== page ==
‘Zero Waste to Landfill’ is a commonly used term across the waste management industry which encapsulates an environmentally friendly philosophy towards reducing the amount of waste that ends up in landfill.
There are numerous reasons why landfill is an undesirable waste disposal solution and why a Zero Waste to Landfill policy can be beneficial to business. However, achieving the goal is no mean feat, so here is our ultimate guide to Zero Waste to Landfill.
As the premier waste management provider in South Wales, SL Recycling strive to achieve sustainable and environmentally considered waste management, which includes our own personal commitment to Zero Waste to Landfill.
Find out more about our environmental commitment >
What is Zero Waste to Landfill?
As the title suggests, Zero Waste to Landfill is a philosophy of reducing the amount of waste that ends up in landfill.
Although ‘Zero’ is used, not all waste types can be otherwise processed and may end up in landfill. The main point is that companies aim towards reducing their landfill usage significantly, with at least 99% of waste diverted from landfill.
Through exploring alternative solutions of disposal or further use, the initiative helps waste producers understand and better value their waste – hence our motto “Waste Matters”! Additionally, diverting waste from landfill and maximising its potential can help businesses cut costs and increase process efficiency.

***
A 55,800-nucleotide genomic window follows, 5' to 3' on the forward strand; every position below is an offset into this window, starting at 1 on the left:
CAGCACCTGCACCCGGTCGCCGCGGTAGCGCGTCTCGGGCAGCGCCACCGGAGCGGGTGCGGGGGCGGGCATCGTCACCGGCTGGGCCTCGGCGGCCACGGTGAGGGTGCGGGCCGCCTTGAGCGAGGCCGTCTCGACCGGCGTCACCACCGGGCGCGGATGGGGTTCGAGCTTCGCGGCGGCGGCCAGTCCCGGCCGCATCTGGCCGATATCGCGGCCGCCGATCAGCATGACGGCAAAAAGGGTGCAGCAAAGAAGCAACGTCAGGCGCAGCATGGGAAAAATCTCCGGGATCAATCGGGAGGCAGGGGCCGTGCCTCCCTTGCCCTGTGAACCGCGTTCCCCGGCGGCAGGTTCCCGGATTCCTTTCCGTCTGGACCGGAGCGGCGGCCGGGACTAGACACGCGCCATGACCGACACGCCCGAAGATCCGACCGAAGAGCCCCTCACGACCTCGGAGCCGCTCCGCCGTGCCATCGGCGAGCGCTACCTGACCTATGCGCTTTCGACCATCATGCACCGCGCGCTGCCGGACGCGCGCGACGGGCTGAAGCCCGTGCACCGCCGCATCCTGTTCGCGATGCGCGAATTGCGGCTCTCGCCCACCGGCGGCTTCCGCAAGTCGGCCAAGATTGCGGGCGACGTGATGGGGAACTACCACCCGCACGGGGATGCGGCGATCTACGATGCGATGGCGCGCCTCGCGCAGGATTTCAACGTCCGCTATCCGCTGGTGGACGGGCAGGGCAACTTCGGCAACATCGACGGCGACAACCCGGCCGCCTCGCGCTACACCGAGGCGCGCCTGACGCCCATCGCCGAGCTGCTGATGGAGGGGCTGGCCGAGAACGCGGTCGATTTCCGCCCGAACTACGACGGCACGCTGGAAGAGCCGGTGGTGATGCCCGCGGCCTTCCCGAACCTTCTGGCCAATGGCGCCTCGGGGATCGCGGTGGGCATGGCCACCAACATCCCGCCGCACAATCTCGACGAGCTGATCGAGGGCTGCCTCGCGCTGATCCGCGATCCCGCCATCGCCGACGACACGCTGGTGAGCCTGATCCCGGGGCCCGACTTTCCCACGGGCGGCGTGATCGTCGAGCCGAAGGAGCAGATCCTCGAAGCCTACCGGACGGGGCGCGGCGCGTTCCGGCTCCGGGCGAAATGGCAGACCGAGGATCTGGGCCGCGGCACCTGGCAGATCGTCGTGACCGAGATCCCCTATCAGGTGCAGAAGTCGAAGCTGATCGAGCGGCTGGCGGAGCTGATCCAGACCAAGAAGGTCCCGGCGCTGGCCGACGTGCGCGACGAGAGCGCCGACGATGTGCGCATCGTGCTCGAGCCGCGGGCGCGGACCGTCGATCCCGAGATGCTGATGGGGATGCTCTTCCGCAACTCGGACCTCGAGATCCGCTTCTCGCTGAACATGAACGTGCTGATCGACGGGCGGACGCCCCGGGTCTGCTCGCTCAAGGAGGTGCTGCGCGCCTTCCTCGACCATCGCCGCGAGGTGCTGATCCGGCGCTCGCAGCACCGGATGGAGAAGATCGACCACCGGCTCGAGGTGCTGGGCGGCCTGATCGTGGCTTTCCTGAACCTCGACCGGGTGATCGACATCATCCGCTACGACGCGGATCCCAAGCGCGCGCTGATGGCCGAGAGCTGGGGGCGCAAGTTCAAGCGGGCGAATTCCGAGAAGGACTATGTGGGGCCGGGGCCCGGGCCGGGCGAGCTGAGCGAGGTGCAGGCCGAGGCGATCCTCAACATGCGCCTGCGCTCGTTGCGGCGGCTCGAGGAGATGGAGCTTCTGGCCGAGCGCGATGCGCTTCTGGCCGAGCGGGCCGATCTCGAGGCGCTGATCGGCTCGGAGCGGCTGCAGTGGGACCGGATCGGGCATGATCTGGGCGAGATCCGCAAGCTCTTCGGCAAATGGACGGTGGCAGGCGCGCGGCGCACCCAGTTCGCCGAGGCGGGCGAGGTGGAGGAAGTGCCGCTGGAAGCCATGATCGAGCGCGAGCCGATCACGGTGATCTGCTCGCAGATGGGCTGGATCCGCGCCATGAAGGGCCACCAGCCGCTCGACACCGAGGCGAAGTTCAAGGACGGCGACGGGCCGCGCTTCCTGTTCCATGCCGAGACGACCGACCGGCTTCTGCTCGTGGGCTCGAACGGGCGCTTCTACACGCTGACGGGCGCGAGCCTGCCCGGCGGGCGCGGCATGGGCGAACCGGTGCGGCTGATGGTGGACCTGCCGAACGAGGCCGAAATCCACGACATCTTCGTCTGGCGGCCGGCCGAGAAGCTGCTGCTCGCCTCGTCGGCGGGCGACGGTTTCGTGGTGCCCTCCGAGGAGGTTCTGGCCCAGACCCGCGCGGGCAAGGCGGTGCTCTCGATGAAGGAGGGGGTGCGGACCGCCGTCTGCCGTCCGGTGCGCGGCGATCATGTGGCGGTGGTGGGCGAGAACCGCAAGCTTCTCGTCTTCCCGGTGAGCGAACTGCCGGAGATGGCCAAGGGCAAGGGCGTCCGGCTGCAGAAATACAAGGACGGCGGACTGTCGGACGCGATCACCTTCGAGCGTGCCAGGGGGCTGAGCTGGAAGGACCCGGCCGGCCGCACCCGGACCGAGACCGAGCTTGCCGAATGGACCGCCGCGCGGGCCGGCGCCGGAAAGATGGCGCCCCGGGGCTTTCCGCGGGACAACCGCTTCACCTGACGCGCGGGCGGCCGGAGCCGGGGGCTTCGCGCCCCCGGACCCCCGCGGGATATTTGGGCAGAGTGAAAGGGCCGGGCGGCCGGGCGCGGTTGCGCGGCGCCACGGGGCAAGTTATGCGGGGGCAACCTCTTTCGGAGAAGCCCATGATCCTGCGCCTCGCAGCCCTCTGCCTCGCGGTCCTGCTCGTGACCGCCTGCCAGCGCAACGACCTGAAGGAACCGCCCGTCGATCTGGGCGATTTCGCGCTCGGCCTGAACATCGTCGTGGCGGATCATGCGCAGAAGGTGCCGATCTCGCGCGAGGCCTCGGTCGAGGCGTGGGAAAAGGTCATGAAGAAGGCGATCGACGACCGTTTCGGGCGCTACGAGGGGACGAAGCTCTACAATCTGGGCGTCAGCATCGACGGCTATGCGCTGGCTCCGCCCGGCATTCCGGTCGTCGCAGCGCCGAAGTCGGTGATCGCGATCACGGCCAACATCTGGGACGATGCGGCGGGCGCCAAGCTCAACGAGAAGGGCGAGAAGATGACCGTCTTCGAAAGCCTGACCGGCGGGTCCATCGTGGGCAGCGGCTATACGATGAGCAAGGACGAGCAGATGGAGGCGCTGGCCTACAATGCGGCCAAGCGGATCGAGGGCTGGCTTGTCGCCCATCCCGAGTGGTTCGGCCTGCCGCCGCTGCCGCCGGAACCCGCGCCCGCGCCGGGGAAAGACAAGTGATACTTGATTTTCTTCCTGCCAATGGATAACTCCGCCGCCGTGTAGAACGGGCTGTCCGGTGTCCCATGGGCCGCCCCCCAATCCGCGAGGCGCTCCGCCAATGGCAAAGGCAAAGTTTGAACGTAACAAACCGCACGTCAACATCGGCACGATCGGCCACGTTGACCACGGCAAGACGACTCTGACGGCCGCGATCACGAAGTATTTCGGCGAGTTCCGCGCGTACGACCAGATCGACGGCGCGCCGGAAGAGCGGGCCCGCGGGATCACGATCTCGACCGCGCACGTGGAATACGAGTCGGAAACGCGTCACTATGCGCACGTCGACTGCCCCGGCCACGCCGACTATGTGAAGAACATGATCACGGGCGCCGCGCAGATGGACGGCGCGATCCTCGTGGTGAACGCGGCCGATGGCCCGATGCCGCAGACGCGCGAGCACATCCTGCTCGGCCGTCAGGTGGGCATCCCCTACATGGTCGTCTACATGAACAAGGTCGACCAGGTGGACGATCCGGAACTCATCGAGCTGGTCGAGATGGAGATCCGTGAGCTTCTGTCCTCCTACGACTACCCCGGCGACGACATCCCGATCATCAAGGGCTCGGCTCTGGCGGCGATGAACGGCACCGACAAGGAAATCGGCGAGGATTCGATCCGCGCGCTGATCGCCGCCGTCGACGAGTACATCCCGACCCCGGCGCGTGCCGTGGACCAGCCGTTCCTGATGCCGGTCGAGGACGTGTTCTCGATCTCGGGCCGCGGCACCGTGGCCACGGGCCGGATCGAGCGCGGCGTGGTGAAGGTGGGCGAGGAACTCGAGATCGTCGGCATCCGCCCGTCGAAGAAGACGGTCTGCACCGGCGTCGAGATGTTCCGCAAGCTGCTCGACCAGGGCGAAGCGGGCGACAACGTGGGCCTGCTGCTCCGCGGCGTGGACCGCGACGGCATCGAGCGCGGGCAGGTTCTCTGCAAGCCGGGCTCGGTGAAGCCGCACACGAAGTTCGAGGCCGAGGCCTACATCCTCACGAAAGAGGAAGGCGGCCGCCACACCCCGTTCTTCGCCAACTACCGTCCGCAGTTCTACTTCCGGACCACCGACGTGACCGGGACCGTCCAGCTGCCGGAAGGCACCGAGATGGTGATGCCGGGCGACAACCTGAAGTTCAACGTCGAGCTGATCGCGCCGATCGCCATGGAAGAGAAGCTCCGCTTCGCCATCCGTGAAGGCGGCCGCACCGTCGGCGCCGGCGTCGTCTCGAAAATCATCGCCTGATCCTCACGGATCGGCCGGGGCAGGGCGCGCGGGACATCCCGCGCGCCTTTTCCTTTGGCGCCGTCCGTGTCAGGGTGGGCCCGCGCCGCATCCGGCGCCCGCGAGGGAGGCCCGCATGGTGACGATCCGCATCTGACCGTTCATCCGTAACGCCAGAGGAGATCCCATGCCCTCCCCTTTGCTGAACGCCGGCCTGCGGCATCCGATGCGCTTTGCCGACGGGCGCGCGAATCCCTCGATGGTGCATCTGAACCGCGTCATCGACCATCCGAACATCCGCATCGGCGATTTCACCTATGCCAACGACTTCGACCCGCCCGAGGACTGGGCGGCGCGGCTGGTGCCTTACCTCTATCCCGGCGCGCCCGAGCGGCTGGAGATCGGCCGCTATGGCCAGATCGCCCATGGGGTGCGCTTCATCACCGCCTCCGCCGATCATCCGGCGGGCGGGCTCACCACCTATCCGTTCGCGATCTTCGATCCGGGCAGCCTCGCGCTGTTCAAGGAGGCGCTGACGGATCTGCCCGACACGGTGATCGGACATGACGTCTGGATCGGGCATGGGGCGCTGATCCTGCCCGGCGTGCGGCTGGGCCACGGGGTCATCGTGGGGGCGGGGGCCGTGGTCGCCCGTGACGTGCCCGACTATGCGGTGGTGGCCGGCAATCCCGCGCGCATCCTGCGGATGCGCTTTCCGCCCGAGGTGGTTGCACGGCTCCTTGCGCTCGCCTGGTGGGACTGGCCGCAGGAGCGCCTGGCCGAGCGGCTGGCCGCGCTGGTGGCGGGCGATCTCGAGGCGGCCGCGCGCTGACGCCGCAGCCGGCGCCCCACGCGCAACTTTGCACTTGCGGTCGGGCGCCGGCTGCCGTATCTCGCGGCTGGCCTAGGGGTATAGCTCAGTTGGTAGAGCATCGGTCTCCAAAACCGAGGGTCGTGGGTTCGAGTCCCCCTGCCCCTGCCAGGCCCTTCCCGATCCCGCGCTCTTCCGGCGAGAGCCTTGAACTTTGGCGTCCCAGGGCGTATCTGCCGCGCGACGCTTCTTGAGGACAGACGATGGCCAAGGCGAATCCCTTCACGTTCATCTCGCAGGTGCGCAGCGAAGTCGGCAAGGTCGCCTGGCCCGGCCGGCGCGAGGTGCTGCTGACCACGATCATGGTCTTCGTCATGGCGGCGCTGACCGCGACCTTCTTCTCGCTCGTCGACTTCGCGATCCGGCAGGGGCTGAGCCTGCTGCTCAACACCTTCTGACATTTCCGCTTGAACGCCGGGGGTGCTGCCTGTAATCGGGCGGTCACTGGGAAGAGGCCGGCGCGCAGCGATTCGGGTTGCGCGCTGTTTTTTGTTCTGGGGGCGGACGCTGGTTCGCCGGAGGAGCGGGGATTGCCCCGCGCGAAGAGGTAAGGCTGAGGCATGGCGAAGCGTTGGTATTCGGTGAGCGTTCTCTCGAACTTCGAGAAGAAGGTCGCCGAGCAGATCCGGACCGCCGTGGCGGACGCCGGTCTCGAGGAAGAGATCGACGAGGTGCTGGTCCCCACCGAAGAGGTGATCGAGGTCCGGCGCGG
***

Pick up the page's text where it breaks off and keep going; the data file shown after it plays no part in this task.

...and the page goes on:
Achieving Zero Waste to Landfill is more of a philosophy businesses work towards, however certifications are available, for example the Carbon Trust Standard for Zero Waste to Landfill.
Zero Waste to Landfill vs Zero Waste
Zero Waste to Landfill is a clear drive to divert as much waste as possible from landfill and is an achievable target businesses take on as a goal.
Zero Waste initiatives, on the other hand, describe a longer-term commitment to reducing waste output dramatically overtime until eventually the business creates no waste at all. This goal is less achievable and involves total re-evaluation of business processes to prevent waste creation.